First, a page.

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2020 - year zero for zero emission vehicles  
Matthias Schmidt | Interim Editor

Published: Fri, 19th October 2018 20:03:18 GMT

VW MEB platform ID

"Forget current volumes of battery electric vehicles (BEVs). These figures, failing to create a spark, at just 1.1 per cent mix of total West European passenger car registrations and helped by volume leader and non-EU member state, Norway will soon be regarded as the dress rehearsal performance before the fully charged main show begins in 2020

With tough EU fleet average CO2 emission targets arriving in 2020/21, the combined 28 European statesí BEV electric car sales mix is unsurprisingly even lower thanks to the subtraction of Norway and the addition of so called new member states. 

During this yearís first half just 65,713 pure electric passenger cars were registered in these 28 member states according to Acea data. 

Thatís less the global Mercedes S-Class sales total last year. Just 2,175 of that total were accounted for by the new members states or just 3.3 per cent of the regional total. 

Out of a total of 8,449,247 new passenger car registrations in the region during the same January to June period the combined EU BEV market sales mix was just 0.8 per cent.

However not to fret as there is good news. 

Thanks to tough European regulations passenger car manufacturers operating in the EU have to meet tough CO2 fleet emissions levels coming into force from 2020. 

Up until now manufacturers werenít under much obligation to push likely unprofitable electric vehicles, that in a free market economy doesnít necessarily make much business sense for companies under pressure from shareholders to maintain tough profit margin targets. 

Step in classic government intervention. 

Apart from Toyota, long ago taking a different strategy to other manufacturers, focussing heavily on their hybrids, others betting on alternative technology, have seen their goalposts change.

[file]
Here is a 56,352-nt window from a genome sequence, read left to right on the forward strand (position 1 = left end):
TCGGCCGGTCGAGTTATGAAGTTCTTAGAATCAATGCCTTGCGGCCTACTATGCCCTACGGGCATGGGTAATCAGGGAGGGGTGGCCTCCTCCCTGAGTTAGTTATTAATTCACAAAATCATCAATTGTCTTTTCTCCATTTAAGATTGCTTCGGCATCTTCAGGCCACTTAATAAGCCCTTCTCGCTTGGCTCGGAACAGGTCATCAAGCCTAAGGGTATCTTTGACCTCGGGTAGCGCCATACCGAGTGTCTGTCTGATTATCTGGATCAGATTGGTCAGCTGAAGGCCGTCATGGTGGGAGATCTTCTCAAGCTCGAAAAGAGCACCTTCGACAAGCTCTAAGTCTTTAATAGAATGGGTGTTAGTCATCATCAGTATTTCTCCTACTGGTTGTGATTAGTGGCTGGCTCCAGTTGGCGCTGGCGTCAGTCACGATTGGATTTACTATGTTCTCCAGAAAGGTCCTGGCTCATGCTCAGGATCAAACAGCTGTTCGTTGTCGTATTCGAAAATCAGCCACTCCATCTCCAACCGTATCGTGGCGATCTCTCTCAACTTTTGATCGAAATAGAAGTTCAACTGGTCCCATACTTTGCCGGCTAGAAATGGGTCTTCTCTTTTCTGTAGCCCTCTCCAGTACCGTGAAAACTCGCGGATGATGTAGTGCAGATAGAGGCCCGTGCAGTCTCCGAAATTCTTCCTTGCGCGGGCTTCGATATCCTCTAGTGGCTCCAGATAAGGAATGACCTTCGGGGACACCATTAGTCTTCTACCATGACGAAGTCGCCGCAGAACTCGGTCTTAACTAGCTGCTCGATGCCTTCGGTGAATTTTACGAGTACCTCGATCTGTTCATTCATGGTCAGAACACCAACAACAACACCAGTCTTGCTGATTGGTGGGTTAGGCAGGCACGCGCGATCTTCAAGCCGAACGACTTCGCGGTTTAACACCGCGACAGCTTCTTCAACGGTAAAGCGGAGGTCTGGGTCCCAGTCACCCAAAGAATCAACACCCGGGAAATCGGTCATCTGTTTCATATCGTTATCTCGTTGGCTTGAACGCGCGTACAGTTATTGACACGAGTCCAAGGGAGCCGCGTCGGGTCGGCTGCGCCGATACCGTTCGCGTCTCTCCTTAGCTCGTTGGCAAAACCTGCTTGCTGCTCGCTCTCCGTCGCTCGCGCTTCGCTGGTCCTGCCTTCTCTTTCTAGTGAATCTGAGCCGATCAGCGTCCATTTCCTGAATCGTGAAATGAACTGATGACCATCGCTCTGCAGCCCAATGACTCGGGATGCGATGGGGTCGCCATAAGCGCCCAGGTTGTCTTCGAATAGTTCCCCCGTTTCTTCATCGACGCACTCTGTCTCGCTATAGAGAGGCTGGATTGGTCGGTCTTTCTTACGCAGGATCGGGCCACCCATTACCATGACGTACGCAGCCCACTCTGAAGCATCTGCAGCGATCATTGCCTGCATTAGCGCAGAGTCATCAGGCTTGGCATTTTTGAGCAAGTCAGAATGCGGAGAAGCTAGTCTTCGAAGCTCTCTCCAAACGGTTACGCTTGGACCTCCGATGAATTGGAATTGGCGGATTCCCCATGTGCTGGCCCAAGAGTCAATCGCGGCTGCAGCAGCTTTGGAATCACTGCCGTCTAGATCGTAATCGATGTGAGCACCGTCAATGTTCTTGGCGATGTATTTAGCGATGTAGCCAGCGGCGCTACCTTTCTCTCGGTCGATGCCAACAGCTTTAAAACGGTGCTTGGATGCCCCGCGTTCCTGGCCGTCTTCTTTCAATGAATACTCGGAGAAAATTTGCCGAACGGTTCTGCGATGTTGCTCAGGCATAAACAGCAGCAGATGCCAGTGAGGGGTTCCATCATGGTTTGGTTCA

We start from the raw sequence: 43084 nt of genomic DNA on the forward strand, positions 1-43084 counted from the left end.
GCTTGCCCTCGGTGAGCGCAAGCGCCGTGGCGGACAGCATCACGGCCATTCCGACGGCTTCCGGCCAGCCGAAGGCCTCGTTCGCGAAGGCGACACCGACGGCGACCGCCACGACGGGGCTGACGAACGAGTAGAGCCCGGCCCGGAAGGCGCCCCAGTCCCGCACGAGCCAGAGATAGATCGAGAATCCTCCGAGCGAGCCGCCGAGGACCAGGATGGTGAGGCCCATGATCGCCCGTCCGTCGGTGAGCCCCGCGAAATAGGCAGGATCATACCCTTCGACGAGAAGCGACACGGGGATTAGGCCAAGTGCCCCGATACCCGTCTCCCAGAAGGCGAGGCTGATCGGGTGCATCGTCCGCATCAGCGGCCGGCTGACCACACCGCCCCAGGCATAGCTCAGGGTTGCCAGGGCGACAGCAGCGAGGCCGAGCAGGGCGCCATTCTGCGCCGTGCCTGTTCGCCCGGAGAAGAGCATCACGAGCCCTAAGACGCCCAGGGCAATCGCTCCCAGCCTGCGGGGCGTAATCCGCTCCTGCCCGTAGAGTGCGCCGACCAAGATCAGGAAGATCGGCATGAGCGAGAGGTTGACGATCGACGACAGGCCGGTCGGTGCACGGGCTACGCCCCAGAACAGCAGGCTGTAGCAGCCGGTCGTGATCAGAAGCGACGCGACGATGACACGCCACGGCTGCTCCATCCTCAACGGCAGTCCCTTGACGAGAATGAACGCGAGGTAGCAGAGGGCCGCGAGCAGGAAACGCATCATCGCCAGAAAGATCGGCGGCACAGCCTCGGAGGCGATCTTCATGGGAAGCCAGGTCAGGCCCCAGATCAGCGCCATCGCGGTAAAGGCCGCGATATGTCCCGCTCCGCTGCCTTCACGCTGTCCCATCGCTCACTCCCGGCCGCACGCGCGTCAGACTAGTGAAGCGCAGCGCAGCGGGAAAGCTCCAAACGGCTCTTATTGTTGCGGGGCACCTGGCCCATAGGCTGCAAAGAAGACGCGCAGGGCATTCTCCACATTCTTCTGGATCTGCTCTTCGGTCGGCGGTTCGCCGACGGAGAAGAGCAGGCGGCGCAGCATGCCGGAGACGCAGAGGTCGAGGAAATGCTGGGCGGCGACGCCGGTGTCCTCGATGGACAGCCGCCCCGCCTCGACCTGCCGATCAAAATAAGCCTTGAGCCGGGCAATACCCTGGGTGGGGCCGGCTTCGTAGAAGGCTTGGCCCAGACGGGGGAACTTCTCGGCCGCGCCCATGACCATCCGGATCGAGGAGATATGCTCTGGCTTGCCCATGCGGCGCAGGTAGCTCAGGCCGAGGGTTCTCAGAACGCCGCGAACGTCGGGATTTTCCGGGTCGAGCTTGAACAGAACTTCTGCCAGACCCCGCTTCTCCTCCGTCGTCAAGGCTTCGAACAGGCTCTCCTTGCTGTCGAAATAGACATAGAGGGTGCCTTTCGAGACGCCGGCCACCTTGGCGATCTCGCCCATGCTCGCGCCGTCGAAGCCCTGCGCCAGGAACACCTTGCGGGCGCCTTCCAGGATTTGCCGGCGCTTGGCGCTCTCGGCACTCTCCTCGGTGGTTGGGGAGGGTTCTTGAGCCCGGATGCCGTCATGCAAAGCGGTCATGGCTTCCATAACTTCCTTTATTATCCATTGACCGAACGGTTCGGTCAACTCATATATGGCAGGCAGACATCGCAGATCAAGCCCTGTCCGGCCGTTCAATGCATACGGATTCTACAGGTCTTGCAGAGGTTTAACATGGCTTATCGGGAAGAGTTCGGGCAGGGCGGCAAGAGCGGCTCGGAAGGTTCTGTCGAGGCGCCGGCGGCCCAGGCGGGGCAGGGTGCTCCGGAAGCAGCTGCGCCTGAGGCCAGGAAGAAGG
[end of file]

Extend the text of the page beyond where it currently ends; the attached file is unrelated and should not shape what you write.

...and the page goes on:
Since diesegate, these manufacturers are more and more seeing plug-in vehicles as their last minute saviours. 

Porsche has recently proven that exiting diesel doesnít mean a long-term rise in CO2 as earlier suggested thanks to its successful diversification into plug-in hybrid technology. 

In Germany the first results of this can be seen with its September CO2 average falling to 170.5g/km from closer to 200g/km earlier in the year according to KBA data.

From 2020, the first year when these standards come into place, Western Europeís passenger car market is likely to be flooded with plug-in vehicles making volumes of electric cars we currently know appear as a light mist compared to the deluge coming on the horizon. 

Electric car orders have likely also been stored up like a small lake behind a dam, and once 2020 arrives the floodgates will be opened and deliveries can commence. 

Due to current regulations it doesnít make much financial sense for manufacturers to push their electric vehicles now and risk losing vital deliveries that count to their 2020 targets from that point. 

The vital super credits available for plug-in vehicles emitting under 50g/km of CO2 are also causing manufacturers to likely impose artificial delays to electric car orders currently. 

From 2020 VW Group alone will be adding an annual global capacity of around half a million pure electric cars to its annual production capacity alone. 300,000 of which will come from a new MEB electric car production facility constructed in China and 100,000 in 2020 from its MEB facility in Zwickau Germany. 

Audi and Porsche will also be adding volumes likely to be over 50,000 combined.

VWís pure electric output last year (2017) stood at around 20,000 units made up of its e-Golf and e-Up models.

Once we reach January 2021 then it will be time to discuss if what some are calling ambitious 2025/2030 CO2 targets are in fact more achievable than imagined currently. 

One thing is for sure, without this pressure from European lawmakers European manufacturers would have been in danger of being left behind in an ever more globalised marketplace. 

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